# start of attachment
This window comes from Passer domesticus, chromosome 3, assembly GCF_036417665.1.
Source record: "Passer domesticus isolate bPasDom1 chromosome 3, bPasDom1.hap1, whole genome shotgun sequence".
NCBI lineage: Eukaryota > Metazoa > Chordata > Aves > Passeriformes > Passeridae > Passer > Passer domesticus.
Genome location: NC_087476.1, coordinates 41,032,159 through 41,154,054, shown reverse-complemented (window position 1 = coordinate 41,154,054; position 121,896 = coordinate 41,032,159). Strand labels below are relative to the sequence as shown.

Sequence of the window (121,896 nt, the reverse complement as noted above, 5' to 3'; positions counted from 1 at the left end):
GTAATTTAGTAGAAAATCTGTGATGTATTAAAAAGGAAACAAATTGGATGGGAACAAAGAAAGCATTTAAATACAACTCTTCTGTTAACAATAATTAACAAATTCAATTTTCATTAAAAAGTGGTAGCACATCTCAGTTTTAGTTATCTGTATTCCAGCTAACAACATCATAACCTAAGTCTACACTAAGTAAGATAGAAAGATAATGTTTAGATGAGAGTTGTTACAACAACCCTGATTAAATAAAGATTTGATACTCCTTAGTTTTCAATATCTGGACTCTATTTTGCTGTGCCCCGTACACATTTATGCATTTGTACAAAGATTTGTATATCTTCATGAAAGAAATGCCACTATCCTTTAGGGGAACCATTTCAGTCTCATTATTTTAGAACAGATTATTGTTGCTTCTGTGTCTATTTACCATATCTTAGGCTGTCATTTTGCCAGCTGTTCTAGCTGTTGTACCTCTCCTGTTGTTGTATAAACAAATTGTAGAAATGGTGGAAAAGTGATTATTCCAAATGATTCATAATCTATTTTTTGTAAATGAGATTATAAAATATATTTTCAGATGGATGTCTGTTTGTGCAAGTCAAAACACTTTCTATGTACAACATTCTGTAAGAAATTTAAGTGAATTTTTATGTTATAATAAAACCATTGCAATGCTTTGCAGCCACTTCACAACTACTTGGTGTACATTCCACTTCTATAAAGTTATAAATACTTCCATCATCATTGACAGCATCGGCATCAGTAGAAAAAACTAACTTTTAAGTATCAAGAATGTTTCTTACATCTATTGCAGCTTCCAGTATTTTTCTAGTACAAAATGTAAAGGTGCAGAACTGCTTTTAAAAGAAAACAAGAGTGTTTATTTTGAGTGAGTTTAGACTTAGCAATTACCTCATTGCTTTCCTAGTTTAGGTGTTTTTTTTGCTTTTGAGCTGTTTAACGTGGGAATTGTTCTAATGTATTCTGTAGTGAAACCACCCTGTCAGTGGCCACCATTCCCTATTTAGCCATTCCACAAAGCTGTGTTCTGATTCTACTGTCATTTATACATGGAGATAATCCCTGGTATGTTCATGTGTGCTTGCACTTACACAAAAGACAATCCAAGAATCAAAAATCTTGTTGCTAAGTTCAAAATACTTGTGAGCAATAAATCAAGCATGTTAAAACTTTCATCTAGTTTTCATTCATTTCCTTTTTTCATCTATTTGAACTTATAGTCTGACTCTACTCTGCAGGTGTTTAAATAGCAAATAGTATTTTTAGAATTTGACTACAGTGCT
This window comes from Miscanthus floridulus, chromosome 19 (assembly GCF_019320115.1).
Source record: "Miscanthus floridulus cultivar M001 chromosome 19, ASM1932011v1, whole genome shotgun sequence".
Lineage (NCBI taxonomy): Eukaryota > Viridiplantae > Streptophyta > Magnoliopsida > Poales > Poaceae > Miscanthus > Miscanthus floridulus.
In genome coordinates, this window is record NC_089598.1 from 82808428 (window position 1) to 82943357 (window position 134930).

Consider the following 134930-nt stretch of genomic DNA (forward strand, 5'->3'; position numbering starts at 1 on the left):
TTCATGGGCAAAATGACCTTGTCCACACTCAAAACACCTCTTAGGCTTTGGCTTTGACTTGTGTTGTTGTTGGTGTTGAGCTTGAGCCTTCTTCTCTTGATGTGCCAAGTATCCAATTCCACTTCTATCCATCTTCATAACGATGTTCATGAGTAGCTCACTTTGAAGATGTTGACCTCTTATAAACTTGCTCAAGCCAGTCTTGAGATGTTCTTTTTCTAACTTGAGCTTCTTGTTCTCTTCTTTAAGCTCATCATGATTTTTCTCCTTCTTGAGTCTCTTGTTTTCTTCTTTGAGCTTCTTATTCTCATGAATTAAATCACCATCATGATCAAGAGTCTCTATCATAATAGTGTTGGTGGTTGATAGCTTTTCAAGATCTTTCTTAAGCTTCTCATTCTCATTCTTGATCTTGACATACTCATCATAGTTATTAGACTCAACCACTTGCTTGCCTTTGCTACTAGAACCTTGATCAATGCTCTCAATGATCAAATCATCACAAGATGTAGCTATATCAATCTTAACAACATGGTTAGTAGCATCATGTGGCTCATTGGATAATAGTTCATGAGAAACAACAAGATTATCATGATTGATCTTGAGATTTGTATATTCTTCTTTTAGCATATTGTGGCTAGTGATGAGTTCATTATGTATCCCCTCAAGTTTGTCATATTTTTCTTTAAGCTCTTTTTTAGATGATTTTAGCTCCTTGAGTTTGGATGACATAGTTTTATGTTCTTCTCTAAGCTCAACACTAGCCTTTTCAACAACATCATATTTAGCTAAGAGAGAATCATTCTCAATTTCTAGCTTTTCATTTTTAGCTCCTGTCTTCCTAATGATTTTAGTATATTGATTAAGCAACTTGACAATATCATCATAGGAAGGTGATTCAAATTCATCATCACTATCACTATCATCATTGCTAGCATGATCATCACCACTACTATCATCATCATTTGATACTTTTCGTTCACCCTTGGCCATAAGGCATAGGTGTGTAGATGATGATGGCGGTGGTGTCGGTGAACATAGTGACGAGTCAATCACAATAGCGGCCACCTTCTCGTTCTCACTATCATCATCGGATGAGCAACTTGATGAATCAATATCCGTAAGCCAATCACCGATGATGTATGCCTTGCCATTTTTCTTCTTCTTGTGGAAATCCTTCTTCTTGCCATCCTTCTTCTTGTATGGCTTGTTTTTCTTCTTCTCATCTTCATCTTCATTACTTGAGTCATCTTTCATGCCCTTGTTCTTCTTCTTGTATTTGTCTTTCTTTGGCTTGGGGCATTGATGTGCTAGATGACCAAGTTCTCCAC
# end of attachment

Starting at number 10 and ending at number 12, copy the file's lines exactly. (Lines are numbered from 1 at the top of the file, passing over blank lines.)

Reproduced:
In genome coordinates, this window is record NC_089598.1 from 82808428 (window position 1) to 82943357 (window position 134930).

Consider the following 134930-nt stretch of genomic DNA (forward strand, 5'->3'; position numbering starts at 1 on the left):
TTCATGGGCAAAATGACCTTGTCCACACTCAAAACACCTCTTAGGCTTTGGCTTTGACTTGTGTTGTTGTTGGTGTTGAGCTTGAGCCTTCTTCTCTTGATGTGCCAAGTATCCAATTCCACTTCTATCCATCTTCATAACGATGTTCATGAGTAGCTCACTTTGAAGATGTTGACCTCTTATAAACTTGCTCAAGCCAGTCTTGAGATGTTCTTTTTCTAACTTGAGCTTCTTGTTCTCTTCTTTAAGCTCATCATGATTTTTCTCCTTCTTGAGTCTCTTGTTTTCTTCTTTGAGCTTCTTATTCTCATGAATTAAATCACCATCATGATCAAGAGTCTCTATCATAATAGTGTTGGTGGTTGATAGCTTTTCAAGATCTTTCTTAAGCTTCTCATTCTCATTCTTGATCTTGACATACTCATCATAGTTATTAGACTCAACCACTTGCTTGCCTTTGCTACTAGAACCTTGATCAATGCTCTCAATGATCAAATCATCACAAGATGTAGCTATATCAATCTTAACAACATGGTTAGTAGCATCATGTGGCTCATTGGATAATAGTTCATGAGAAACAACAAGATTATCATGATTGATCTTGAGATTTGTATATTCTTCTTTTAGCATATTGTGGCTAGTGATGAGTTCATTATGTATCCCCTCAAGTTTGTCATATTTTTCTTTAAGCTCTTTTTTAGATGATTTTAGCTCCTTGAGTTTGGATGACATAGTTTTATGTTCTTCTCTAAGCTCAACACTAGCCTTTTCAACAACATCATATTTAGCTAAGAGAGAATCATTCTCAATTTCTAGCTTTTCATTTTTAGCTCCTGTCTTCCTAATGATTTTAGTATATTGATTAAGCAACTTGACAATATCATCATAGGAAGGTGATTCAAATTCATCATCACTATCACTATCATCATTGCTAGCATGATCATCACCACTACTATCATCATCATTTGATACTTTTCGTTCACCCTTGGCCATAAGGCATAGGTGTGTAGATGATGATGGCGGTGGTGTCGGTGAACATAGTGACGAGTCAATCACAATAGCGGCCACCTTCTCGTTCTCACTATCATCATCGGATGAGCAACTTGATGAATCAATATCCGTAAGCCAATCACCGATGATGTATGCCTTGCCATTTTTCTTCTTCTTGTGGAAATCCTTCTTCTTGCCATCCTTCTTCTTGTATGGCTTGTTTTTCTTCTTCTCATCTTCATCTTCATTACTTGAGTCATCTTTCATGCCCTTGTTCTTCTTCTTGTATTTGTCTTTCTTTGGCTTGGGGCATTGATGTGCTAGATGACCAAGTTCTCCAC